Industry August 2013

New Tax Rate: What It Means

Overview of Consumption Tax Rate Hike

The Japanese government is taking aggressive steps to reform both social security and the taxation system. The goal is to stabilise public finance and produce a sustainable system of social security.

There are plans to reform several taxes, but the first step is to revise consumption tax. It was chosen as the initial target of reform because it is not as greatly affected as other taxes by economic conditions and demographics.

The planned increase in consumption tax—which comprises national and local taxes—will be used to finance pensions, medical and nursing care, and measures to counter the country’s falling birth rate.

Local consumption taxes, however, will mainly focus on social security-related services.

The plan to increase the consumption tax from 5% to 8%, predicated on an improved economic environment, will be finalised in autumn this year.

Schedule of Consumption Tax Reforms
Currently, the 5% tax rate breaks down into national consumption tax (4%) and local consumption tax (1%).

From April 2014, the rate will be 8% (6.3% national consumption tax, 1.7% local consumption tax).

Further, from October 2015, the tax rate will be 10% (7.8% national consumption tax, 2.2% local consumption tax).

Transitional Measures
When transactions cross different consumption tax rate periods, transitional measures are in place to define which rates are to be applied.

For transactions subject to transitional measures, the applicable consumption tax rates should be specified on invoices issued to customers and business partners.

Below are some notable transitional measures to keep in mind.

Sales Refunds and Rebates
In principle, the effective tax rate at the point of sale will be applied. For refunds and rebates, however, special measures are considered when meeting certain conditions to reduce the administrative burden.

Prepaid Expenses
When payment has been made before the new tax rate takes effect, the previous tax rate will be applied to the advance sale of tickets for travel, the cinema and theatre, even when the tickets are used after the new tax rate takes effect.

However, please note that, because the money paid into IC cards is considered to be a deposit, items paid for using these cards will not be considered advance sales, and so will not fall into the transitional category.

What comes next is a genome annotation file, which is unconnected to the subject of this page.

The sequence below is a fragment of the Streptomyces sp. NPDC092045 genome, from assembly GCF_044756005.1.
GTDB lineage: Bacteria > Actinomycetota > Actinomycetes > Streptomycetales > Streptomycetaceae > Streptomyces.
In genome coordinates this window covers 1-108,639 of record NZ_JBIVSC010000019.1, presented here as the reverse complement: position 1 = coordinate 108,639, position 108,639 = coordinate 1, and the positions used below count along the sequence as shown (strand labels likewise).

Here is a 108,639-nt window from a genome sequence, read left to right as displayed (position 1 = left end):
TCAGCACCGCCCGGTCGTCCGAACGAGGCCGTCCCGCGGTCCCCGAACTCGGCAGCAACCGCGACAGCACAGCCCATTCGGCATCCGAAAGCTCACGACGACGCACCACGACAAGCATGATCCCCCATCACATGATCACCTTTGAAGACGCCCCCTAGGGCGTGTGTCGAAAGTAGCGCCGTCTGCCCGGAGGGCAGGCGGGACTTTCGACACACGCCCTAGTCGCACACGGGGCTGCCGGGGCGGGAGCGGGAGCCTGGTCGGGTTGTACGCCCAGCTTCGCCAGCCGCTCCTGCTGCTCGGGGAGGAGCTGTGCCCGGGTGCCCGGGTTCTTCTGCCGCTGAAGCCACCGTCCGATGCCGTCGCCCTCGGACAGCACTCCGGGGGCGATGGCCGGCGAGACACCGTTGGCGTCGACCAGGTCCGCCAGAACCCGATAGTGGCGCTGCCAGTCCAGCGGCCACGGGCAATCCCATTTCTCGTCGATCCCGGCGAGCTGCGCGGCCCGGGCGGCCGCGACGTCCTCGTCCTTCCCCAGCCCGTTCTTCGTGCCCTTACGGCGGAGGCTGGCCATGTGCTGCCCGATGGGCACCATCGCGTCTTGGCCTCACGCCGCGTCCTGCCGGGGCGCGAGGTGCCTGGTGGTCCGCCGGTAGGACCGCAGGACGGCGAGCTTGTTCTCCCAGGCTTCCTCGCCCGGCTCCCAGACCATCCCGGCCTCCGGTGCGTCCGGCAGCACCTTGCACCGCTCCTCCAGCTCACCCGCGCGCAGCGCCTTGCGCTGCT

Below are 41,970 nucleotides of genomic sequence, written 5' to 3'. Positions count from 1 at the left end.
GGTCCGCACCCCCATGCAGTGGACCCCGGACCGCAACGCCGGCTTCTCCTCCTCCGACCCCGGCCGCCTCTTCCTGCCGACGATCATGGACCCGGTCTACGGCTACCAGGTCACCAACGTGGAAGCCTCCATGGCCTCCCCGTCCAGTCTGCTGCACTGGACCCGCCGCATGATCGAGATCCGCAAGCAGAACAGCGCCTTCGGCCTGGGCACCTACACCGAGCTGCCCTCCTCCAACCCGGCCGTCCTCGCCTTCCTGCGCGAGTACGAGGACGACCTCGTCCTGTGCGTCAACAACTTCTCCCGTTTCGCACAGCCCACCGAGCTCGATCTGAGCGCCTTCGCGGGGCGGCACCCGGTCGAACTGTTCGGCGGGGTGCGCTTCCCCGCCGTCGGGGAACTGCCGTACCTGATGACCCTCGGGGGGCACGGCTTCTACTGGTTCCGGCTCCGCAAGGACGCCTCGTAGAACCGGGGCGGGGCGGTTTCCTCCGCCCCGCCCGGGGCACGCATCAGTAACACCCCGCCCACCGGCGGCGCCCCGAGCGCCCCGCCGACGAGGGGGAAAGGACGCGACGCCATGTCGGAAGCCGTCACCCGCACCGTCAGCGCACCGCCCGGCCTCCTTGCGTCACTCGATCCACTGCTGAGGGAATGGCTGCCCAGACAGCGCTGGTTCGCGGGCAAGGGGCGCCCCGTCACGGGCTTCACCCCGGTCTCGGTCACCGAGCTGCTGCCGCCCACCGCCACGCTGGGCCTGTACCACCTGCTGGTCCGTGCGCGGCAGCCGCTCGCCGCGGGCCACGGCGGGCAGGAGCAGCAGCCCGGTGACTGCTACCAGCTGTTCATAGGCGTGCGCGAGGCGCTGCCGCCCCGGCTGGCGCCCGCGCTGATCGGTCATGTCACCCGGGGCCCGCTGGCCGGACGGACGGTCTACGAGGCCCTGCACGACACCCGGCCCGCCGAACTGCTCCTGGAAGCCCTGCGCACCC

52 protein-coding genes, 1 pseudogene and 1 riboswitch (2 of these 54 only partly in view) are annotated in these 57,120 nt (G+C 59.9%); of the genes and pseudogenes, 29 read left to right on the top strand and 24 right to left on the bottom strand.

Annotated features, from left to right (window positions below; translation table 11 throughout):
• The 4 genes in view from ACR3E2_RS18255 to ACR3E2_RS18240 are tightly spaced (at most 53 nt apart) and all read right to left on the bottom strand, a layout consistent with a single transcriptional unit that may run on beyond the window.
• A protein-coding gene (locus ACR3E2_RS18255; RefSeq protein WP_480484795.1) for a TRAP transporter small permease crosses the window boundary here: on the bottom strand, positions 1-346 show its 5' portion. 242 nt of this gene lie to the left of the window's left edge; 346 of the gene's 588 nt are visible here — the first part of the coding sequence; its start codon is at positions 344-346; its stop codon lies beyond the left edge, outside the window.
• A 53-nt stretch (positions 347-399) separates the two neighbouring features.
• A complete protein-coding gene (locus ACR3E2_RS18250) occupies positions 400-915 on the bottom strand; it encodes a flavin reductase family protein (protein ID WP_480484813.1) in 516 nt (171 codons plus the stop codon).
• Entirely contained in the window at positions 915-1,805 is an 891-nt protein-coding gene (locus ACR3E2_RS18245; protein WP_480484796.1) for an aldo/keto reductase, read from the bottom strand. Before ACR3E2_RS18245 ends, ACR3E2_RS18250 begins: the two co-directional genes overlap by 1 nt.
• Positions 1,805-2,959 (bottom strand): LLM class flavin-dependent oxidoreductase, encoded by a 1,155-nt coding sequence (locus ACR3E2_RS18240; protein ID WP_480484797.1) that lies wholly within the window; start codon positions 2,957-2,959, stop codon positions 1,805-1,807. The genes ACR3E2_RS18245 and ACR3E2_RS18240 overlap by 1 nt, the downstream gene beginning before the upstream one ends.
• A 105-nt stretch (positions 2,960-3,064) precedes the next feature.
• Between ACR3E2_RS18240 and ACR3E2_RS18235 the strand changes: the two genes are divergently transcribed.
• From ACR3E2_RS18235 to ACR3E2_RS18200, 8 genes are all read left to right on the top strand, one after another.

Service Contracts
Long-term service contracts, such as those in the areas of construction and manufacturing, and certain other service contracts will fall into the transitional category.

Contracts that have been agreed six months before the new tax rate comes into force will use the previous tax rate.

Examples of other service contracts are software development, surveys, planning, management and design.

However, in these cases, three conditions must be met: the service is to be provided only once; completion of the service is to be long term; and the completed deliverable is tailor-made for the customer.

Personal rendering services on a continuous basis and/or on a retainer basis are excluded from this transitional measure.

Since service contracts must be executed six months before the new tax rate comes into effect, the contract agreed to by both parties must be in place as proof.

Leasing of Assets
Contracts for certain equipment and fixtures provided by leasing firms and real estate rentals that are executed more than six months before the new tax rate goes into effect will apply the previous tax rate within the contract period.

Contracts for real estate are normally subject to automatic renewal every two to three years.

When automatic renewal comes into place six months in advance of the new tax rate, the previous tax rate will be applied within the extended period. If the new tax rate is applied to the invoice, transitional measures can’t be applied.

Please note that housing rent is not subject to consumption tax.

Act for Special Measures to Prevent and Correct Actions That Interfere with Shifting Consumption Taxes with Intent to Ensure the Smooth and Appropriate Price Pass-through
Consumption tax is a pass-through tax, with the consumer being ultimately responsible.

However, when the consumption tax was increased previously, from 3% to 5%, many small and medium-sized firms were pressured by bigger enterprises to absorb the increase in consumption tax.

To prevent a recurrence of this, special measures have been put in place.

• The government will monitor and investigate firms that are interfering in this way, and will publicly name them.
• Advertising promising rebates on sales and promoting the sale of items on which the increased consumption tax has been levied is prohibited.
• Eventually, price tags must display the gross price (including consumption tax).

Until consumption tax reform has been fully implemented, price tags must show an item’s original price and its consumption tax separately.

In addition to the consumption tax increase, the government is considering introducing multiple consumption tax rates and social security numbers.